It had to happen sooner or later. The world economic downturn took the better part of a year to really find its way to Cambodia, but when it came, it came with a vengeance. One report said that within 6 months, 51,000 of 350,000 garment factory workers were laid off, this in Cambodia’s leading export industry. When I first came to Cambodia 10 years ago, I remember a student saying that she couldn’t afford to buy petrol because it had gone up by 500 Riel (about USD $0.13). At the time, I thought she was exaggerating, but in one of the poorest economies in Asia, a seemingly insignificant rise in prices is hard felt by many…
I’ve taken my own stand against rising world food prices! I almost always have breakfast out (rice and pork, Vietnamese pho, wonton with noodles, etc.) but lately, two of my usual haunts have raised their prices by 500-1,000 Riels each (the magical number for price increases, it seems). Yes, it’s only about 13/25 cents. But still. It’s the principle! So at my favorite noodle place, I’m demonstrating my passive resistance by not ordering iced tea or wontons with my noodle soup like I usually do. I’m also cooking breakfast more at home, which led me to my favorite gourmet shops this afternoon.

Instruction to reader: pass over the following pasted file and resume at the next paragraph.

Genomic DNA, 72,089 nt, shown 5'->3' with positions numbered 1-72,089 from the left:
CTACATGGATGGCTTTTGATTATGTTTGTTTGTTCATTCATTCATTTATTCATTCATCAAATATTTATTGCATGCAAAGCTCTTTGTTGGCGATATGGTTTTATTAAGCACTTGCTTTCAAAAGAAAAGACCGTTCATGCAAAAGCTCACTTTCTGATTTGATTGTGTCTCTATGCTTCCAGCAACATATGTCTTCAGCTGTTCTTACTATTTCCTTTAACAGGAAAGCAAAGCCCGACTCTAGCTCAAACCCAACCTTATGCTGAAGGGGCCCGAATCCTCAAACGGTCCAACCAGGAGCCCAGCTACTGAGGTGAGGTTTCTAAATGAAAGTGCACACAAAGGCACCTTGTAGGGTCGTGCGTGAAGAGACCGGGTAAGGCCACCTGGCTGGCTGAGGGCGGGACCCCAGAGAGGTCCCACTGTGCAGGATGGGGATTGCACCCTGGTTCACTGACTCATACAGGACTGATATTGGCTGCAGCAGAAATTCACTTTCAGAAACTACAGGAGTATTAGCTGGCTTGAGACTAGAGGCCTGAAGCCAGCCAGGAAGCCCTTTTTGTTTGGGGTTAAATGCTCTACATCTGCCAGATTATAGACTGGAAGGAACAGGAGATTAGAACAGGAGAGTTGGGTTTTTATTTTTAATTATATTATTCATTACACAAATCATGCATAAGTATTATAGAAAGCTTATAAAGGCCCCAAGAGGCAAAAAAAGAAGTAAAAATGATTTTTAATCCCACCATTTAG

That’s one thing I’ll miss about Phnom Penh– knowing which shop has the cheapest tortilla chips or the best brie or the freshest Italian basil to make pesto. All the tastes of home. It hasn’t been helping now that Top Chef, Masterchef (US and Australian versions), Hell’s Kitchen and DC cupcakes have made it on to Cambodian TV. I probably only go to the gourmet shops once every two months or so, but every time I do, my wallet comes out much lighter. I was almost ready to check out with bags full of country bread, bacon-wrapped beef tenderloin medallions, a jar of red pesto, fresh asparagus and some puttanesca sauce, when I headed into the cold room for some brie. Unfortunately, I spied a case of the most plump peaches I’ve ever seen. It was like finding the Holy Grail. “How much are these?”, I asked the salesgirl. “$18 a kilo”, she replied. Ouch. I picked up a solitary peach and gulped when she rang it up. $3. For a single peach. Really? Sigh. It’s too hot in this part of Asia to grow stone fruit, so cherries, peaches, nectarines and the like are all lux items. And the more you can’t have something, the more you want it! At home, I sat there admiring the peach before eating it. very. very. slowly.
Travel tip: When visiting Phnom Penh, be judicious when trying out the street food. You may want to be careful of fresh vegetables / herbs or even the tantalizingly refreshing-looking fruit pushed around in carts, though. I’ve seen where people wash / cut those things and the images will forever be burned in my mind. Stick with freshly cooked, hot foods and you should be fine. By all means, try the fruit. But buy some from the market (almost every neighborhood has one) and wash / cut it up yourself.